The ruling on Gay marriage is going to get interesting, especially in light of the opinion presented by the Texas State Attorney General regarding the right of government employees to refuse marriage licenses on religious grounds.
This opens a can of worms, for example, prostitution was used as a form of religious worship for many thousands of years, and there are religions in the United States which engage in Temple Prostitution, can Police Officers, and other officials, refuse to enforce laws against prostitution?
In addition, as I have mentioned before, the legal incorporation of the "freedom of religion" clause in the First Amendment to the states is actually unconstitutional, based on circular logic and is justified by the personal writings of someone who was not involved in the writing of the Federal Constitution, but, who was involved in the Virginia State Constitution and whose personal correspondence reflected that. All the rulings incorporating the very specific , "Congress shall make no law regarding the establishment of religion..." to the various states will eventually be over turned.
In case anyone didn't actually ever learn to think for themselves, the Reynolds ruling applying the prohibition of establishing religion to the various is states is circular logic. SCOTUS used a law that prevented them from making a law (Congress shall make no law...) to make a law (ie, you can't make a law) that they were specifically forbidden from making. Pretty stupid actually.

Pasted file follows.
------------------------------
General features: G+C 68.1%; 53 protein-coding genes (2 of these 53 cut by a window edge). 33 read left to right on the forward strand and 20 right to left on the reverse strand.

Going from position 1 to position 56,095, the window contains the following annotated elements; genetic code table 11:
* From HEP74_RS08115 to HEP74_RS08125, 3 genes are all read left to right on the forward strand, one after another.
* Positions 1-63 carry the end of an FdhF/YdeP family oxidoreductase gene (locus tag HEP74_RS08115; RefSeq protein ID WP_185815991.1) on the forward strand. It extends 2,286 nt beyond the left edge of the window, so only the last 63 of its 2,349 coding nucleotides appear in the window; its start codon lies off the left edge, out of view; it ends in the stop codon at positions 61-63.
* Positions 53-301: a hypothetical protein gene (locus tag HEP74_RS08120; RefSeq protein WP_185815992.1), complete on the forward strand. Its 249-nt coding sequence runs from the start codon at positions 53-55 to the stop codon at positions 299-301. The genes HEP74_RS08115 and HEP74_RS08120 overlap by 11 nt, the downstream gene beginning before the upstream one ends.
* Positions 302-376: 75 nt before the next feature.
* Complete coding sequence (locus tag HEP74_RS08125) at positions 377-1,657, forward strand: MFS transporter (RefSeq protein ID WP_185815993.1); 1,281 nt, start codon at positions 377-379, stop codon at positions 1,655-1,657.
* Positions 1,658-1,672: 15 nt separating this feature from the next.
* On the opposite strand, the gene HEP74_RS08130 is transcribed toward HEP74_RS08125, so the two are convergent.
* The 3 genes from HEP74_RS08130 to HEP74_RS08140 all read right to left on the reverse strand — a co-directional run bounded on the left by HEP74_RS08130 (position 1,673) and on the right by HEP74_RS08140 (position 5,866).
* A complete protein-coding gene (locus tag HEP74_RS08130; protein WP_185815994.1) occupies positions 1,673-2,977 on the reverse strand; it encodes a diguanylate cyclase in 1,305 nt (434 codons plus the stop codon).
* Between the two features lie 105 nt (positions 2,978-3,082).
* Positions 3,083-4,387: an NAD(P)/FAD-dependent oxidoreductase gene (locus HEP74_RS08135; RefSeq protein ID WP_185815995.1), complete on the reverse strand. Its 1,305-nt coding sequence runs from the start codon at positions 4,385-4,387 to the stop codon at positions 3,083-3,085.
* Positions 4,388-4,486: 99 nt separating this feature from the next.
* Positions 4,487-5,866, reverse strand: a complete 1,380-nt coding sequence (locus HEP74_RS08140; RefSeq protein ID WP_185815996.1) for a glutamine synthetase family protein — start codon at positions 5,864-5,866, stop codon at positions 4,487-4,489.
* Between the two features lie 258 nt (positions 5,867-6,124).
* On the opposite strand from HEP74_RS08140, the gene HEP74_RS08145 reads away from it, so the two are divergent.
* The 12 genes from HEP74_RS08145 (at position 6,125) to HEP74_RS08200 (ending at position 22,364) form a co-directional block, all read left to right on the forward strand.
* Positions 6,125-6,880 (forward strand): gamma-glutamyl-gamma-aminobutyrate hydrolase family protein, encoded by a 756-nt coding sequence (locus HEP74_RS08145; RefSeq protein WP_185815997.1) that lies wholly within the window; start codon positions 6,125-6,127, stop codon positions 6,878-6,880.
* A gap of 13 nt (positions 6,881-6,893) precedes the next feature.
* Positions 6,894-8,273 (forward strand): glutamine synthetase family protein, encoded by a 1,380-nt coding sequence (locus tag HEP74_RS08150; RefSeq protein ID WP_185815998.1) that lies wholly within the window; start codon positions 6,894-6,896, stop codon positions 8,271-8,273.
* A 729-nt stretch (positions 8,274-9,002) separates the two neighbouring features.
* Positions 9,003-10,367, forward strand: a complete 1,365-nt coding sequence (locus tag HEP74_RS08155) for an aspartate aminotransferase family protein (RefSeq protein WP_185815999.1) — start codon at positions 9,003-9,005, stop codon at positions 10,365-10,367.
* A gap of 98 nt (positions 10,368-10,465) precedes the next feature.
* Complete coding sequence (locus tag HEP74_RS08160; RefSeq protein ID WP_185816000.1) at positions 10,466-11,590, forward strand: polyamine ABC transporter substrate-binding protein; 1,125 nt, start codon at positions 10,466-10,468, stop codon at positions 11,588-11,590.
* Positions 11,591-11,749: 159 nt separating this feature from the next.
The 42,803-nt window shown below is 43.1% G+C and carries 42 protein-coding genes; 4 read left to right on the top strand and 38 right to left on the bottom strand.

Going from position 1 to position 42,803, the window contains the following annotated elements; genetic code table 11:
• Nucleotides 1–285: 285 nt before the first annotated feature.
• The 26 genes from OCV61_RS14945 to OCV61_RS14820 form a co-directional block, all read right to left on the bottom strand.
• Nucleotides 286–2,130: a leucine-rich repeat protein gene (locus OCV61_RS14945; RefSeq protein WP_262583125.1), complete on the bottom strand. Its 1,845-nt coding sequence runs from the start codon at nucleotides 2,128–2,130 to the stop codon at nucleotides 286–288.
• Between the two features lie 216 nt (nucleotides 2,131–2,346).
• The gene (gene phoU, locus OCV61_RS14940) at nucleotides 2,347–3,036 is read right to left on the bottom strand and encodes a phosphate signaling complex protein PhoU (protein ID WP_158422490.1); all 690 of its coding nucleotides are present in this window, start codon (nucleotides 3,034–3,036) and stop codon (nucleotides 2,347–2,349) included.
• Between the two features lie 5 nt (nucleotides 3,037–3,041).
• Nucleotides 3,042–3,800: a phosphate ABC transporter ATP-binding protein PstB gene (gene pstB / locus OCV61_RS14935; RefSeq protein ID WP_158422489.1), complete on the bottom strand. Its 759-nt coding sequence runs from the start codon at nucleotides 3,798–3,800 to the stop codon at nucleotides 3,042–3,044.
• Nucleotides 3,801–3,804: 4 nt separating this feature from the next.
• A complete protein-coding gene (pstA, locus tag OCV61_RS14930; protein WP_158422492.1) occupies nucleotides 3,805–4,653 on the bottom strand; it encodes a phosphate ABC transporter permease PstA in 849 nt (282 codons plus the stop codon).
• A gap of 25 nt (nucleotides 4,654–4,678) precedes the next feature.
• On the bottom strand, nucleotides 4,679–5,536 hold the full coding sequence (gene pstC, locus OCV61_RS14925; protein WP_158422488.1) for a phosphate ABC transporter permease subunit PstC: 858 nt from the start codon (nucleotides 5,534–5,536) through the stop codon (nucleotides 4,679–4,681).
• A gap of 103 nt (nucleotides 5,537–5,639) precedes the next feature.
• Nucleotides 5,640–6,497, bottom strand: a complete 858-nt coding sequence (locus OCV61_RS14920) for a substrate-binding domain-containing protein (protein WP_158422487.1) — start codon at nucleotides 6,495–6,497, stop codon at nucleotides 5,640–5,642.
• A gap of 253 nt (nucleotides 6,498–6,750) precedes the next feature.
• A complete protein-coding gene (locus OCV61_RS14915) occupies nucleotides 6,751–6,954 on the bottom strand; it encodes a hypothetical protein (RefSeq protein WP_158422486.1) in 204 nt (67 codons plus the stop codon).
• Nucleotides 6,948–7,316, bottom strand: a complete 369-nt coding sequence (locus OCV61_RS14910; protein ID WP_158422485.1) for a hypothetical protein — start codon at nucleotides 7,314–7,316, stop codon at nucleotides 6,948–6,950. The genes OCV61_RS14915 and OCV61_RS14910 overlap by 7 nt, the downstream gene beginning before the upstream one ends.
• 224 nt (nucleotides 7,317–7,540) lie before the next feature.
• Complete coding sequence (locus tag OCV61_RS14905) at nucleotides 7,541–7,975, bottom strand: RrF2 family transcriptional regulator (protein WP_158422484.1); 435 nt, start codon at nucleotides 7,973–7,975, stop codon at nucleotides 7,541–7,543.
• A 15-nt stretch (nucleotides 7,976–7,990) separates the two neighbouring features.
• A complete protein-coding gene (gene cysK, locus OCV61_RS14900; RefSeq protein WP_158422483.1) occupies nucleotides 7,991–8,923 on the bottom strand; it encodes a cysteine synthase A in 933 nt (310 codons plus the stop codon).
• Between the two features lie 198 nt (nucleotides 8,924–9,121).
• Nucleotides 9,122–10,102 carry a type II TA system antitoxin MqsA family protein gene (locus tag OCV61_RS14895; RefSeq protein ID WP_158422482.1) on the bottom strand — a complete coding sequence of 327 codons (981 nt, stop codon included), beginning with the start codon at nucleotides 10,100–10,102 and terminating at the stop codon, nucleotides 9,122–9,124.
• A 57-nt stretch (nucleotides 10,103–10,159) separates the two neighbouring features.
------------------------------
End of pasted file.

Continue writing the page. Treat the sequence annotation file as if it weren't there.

So, states can have state sponsored religions, just as they had at the time the Constitution was ratified. Jefferson's wall has no real foundation and will crumble eventually. That could mean a state in the U.S. with Sharia Law....
However, Jefferson also points out something else interesting in the Danbury Baptist letter, the difference between social responsibility and religious responsibility. " I shall see with sincere satisfaction the progress of those sentiments
which tend to restore to man all his natural rights, convinced he has
no natural right in opposition to his social duties."
For example, can civil servants refuse to work on Sunday? Can someone have a natural, religious, right that opposes their social duties? Can a fireman, police officer, correction officer, etc, refuse to work on Sunday?
The answer is, people are hired with the understanding that they can perform the job for which they are employed. If someone's natural, religious duties prevent them from performing the position in which they are employed then they should seek employment in a position which is compatible with their religious beliefs.
If someone cannot work on Sunday, they shouldn't take a job where they have to work on Sunday. Replace Sunday with Sabbath if you like.
I believe SCOTUS will have to, eventually, rule that people who accept civil service positions where they are required to perform duties which may conflict with some religious beliefs are free to either accept the position or reject the position, however, they cannot accept a position knowing that they will be required to violate some of their religious beliefs and then refuse to perform duties, which are required by their position, based on their religious beliefs.
It will be interesting, and fun, to see how all this plays out in the courts.